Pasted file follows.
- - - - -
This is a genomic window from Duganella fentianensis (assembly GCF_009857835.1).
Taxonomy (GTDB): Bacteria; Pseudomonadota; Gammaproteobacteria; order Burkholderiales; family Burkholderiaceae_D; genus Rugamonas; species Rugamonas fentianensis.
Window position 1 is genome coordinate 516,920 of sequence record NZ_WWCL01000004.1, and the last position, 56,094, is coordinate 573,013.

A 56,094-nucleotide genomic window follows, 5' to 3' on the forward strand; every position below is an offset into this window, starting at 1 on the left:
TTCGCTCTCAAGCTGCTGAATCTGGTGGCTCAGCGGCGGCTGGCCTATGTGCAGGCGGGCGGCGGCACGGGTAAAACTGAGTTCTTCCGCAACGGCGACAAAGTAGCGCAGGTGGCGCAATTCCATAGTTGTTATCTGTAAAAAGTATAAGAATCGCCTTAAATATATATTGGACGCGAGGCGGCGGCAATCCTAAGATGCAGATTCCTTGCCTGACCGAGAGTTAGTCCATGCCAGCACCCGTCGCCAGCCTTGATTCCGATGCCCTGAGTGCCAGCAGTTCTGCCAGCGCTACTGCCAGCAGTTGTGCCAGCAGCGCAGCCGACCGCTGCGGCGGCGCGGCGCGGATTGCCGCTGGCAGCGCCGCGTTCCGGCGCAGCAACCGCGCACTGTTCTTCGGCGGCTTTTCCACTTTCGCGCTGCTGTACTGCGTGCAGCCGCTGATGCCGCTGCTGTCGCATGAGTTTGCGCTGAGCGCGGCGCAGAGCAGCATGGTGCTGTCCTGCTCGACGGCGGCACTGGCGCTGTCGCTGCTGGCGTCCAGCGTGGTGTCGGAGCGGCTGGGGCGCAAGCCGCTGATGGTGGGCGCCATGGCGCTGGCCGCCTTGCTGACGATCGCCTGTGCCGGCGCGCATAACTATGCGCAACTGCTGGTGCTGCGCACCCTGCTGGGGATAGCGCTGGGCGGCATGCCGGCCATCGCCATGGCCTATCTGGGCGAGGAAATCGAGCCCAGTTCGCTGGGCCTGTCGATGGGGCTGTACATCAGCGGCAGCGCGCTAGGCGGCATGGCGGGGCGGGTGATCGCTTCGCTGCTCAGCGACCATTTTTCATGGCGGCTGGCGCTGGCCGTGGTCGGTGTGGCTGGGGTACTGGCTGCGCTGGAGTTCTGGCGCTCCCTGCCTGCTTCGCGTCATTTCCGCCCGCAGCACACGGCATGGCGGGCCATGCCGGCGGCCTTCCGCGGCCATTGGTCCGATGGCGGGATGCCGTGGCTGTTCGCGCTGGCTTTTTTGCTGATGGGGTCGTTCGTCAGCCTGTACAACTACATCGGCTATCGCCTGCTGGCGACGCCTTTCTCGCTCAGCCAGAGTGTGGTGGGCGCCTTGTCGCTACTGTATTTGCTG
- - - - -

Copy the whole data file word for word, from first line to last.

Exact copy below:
This is a genomic window from Duganella fentianensis (assembly GCF_009857835.1).
Taxonomy (GTDB): Bacteria; Pseudomonadota; Gammaproteobacteria; order Burkholderiales; family Burkholderiaceae_D; genus Rugamonas; species Rugamonas fentianensis.
Window position 1 is genome coordinate 516,920 of sequence record NZ_WWCL01000004.1, and the last position, 56,094, is coordinate 573,013.

A 56,094-nucleotide genomic window follows, 5' to 3' on the forward strand; every position below is an offset into this window, starting at 1 on the left:
TTCGCTCTCAAGCTGCTGAATCTGGTGGCTCAGCGGCGGCTGGCCTATGTGCAGGCGGGCGGCGGCACGGGTAAAACTGAGTTCTTCCGCAACGGCGACAAAGTAGCGCAGGTGGCGCAATTCCATAGTTGTTATCTGTAAAAAGTATAAGAATCGCCTTAAATATATATTGGACGCGAGGCGGCGGCAATCCTAAGATGCAGATTCCTTGCCTGACCGAGAGTTAGTCCATGCCAGCACCCGTCGCCAGCCTTGATTCCGATGCCCTGAGTGCCAGCAGTTCTGCCAGCGCTACTGCCAGCAGTTGTGCCAGCAGCGCAGCCGACCGCTGCGGCGGCGCGGCGCGGATTGCCGCTGGCAGCGCCGCGTTCCGGCGCAGCAACCGCGCACTGTTCTTCGGCGGCTTTTCCACTTTCGCGCTGCTGTACTGCGTGCAGCCGCTGATGCCGCTGCTGTCGCATGAGTTTGCGCTGAGCGCGGCGCAGAGCAGCATGGTGCTGTCCTGCTCGACGGCGGCACTGGCGCTGTCGCTGCTGGCGTCCAGCGTGGTGTCGGAGCGGCTGGGGCGCAAGCCGCTGATGGTGGGCGCCATGGCGCTGGCCGCCTTGCTGACGATCGCCTGTGCCGGCGCGCATAACTATGCGCAACTGCTGGTGCTGCGCACCCTGCTGGGGATAGCGCTGGGCGGCATGCCGGCCATCGCCATGGCCTATCTGGGCGAGGAAATCGAGCCCAGTTCGCTGGGCCTGTCGATGGGGCTGTACATCAGCGGCAGCGCGCTAGGCGGCATGGCGGGGCGGGTGATCGCTTCGCTGCTCAGCGACCATTTTTCATGGCGGCTGGCGCTGGCCGTGGTCGGTGTGGCTGGGGTACTGGCTGCGCTGGAGTTCTGGCGCTCCCTGCCTGCTTCGCGTCATTTCCGCCCGCAGCACACGGCATGGCGGGCCATGCCGGCGGCCTTCCGCGGCCATTGGTCCGATGGCGGGATGCCGTGGCTGTTCGCGCTGGCTTTTTTGCTGATGGGGTCGTTCGTCAGCCTGTACAACTACATCGGCTATCGCCTGCTGGCGACGCCTTTCTCGCTCAGCCAGAGTGTGGTGGGCGCCTTGTCGCTACTGTATTTGCTG